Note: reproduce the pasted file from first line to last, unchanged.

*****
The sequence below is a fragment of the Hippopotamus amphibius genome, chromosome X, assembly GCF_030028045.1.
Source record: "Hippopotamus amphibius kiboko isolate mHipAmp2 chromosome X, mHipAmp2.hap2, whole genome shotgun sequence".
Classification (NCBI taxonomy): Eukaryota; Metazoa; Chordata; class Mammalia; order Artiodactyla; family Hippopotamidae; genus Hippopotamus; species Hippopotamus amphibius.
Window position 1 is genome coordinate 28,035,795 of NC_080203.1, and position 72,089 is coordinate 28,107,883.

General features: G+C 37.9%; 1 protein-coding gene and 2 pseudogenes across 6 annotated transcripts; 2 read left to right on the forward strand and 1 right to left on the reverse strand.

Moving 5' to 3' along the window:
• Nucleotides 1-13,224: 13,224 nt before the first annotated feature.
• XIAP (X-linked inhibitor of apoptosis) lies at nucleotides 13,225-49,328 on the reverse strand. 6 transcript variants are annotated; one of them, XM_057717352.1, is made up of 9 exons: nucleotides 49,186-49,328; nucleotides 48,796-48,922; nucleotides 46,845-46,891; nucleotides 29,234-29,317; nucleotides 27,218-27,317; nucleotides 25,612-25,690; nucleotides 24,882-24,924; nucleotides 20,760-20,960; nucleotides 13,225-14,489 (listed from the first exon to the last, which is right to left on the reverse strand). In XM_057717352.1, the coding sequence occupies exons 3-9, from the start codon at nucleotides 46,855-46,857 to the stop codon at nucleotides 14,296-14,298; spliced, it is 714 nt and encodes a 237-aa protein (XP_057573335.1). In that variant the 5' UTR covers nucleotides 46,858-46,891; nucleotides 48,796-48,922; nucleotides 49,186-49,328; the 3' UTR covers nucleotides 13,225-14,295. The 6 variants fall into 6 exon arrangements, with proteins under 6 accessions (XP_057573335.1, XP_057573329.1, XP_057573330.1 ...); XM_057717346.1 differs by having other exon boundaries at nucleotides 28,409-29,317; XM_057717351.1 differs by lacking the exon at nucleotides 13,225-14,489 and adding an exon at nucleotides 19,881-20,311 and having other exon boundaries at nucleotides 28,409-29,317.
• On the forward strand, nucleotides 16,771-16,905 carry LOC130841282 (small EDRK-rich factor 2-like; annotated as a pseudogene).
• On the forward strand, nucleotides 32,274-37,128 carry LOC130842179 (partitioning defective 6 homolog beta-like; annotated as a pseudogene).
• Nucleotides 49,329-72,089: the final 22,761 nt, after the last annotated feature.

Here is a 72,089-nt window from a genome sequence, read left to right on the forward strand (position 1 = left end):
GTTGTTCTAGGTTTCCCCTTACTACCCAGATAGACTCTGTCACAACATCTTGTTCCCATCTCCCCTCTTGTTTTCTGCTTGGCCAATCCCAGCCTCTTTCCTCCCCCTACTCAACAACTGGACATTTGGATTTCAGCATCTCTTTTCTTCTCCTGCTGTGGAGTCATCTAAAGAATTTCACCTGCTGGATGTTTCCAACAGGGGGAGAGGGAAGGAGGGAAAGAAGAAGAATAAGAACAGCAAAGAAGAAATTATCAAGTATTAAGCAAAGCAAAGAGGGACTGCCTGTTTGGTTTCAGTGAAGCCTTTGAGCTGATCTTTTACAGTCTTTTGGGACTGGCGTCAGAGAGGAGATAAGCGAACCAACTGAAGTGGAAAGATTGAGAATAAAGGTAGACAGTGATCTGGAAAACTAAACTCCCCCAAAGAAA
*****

The sequence below is a fragment of the Hippopotamus amphibius genome, chromosome X, assembly GCF_030028045.1.
Source record: "Hippopotamus amphibius kiboko isolate mHipAmp2 chromosome X, mHipAmp2.hap2, whole genome shotgun sequence".
Classification (NCBI taxonomy): Eukaryota; Metazoa; Chordata; class Mammalia; order Artiodactyla; family Hippopotamidae; genus Hippopotamus; species Hippopotamus amphibius.
Window position 1 is genome coordinate 28,035,795 of NC_080203.1, and position 72,089 is coordinate 28,107,883.

General features: G+C 37.9%; 1 protein-coding gene and 2 pseudogenes across 6 annotated transcripts; 2 read left to right on the forward strand and 1 right to left on the reverse strand.

Moving 5' to 3' along the window:
• Nucleotides 1-13,224: 13,224 nt before the first annotated feature.
• XIAP (X-linked inhibitor of apoptosis) lies at nucleotides 13,225-49,328 on the reverse strand. 6 transcript variants are annotated; one of them, XM_057717352.1, is made up of 9 exons: nucleotides 49,186-49,328; nucleotides 48,796-48,922; nucleotides 46,845-46,891; nucleotides 29,234-29,317; nucleotides 27,218-27,317; nucleotides 25,612-25,690; nucleotides 24,882-24,924; nucleotides 20,760-20,960; nucleotides 13,225-14,489 (listed from the first exon to the last, which is right to left on the reverse strand). In XM_057717352.1, the coding sequence occupies exons 3-9, from the start codon at nucleotides 46,855-46,857 to the stop codon at nucleotides 14,296-14,298; spliced, it is 714 nt and encodes a 237-aa protein (XP_057573335.1). In that variant the 5' UTR covers nucleotides 46,858-46,891; nucleotides 48,796-48,922; nucleotides 49,186-49,328; the 3' UTR covers nucleotides 13,225-14,295. The 6 variants fall into 6 exon arrangements, with proteins under 6 accessions (XP_057573335.1, XP_057573329.1, XP_057573330.1 ...); XM_057717346.1 differs by having other exon boundaries at nucleotides 28,409-29,317; XM_057717351.1 differs by lacking the exon at nucleotides 13,225-14,489 and adding an exon at nucleotides 19,881-20,311 and having other exon boundaries at nucleotides 28,409-29,317.
• On the forward strand, nucleotides 16,771-16,905 carry LOC130841282 (small EDRK-rich factor 2-like; annotated as a pseudogene).
• On the forward strand, nucleotides 32,274-37,128 carry LOC130842179 (partitioning defective 6 homolog beta-like; annotated as a pseudogene).
• Nucleotides 49,329-72,089: the final 22,761 nt, after the last annotated feature.

Here is a 72,089-nt window from a genome sequence, read left to right on the forward strand (position 1 = left end):
GTTGTTCTAGGTTTCCCCTTACTACCCAGATAGACTCTGTCACAACATCTTGTTCCCATCTCCCCTCTTGTTTTCTGCTTGGCCAATCCCAGCCTCTTTCCTCCCCCTACTCAACAACTGGACATTTGGATTTCAGCATCTCTTTTCTTCTCCTGCTGTGGAGTCATCTAAAGAATTTCACCTGCTGGATGTTTCCAACAGGGGGAGAGGGAAGGAGGGAAAGAAGAAGAATAAGAACAGCAAAGAAGAAATTATCAAGTATTAAGCAAAGCAAAGAGGGACTGCCTGTTTGGTTTCAGTGAAGCCTTTGAGCTGATCTTTTACAGTCTTTTGGGACTGGCGTCAGAGAGGAGATAAGCGAACCAACTGAAGTGGAAAGATTGAGAATAAAGGTAGACAGTGATCTGGAAAACTAAACTCCCCCAAAGAAA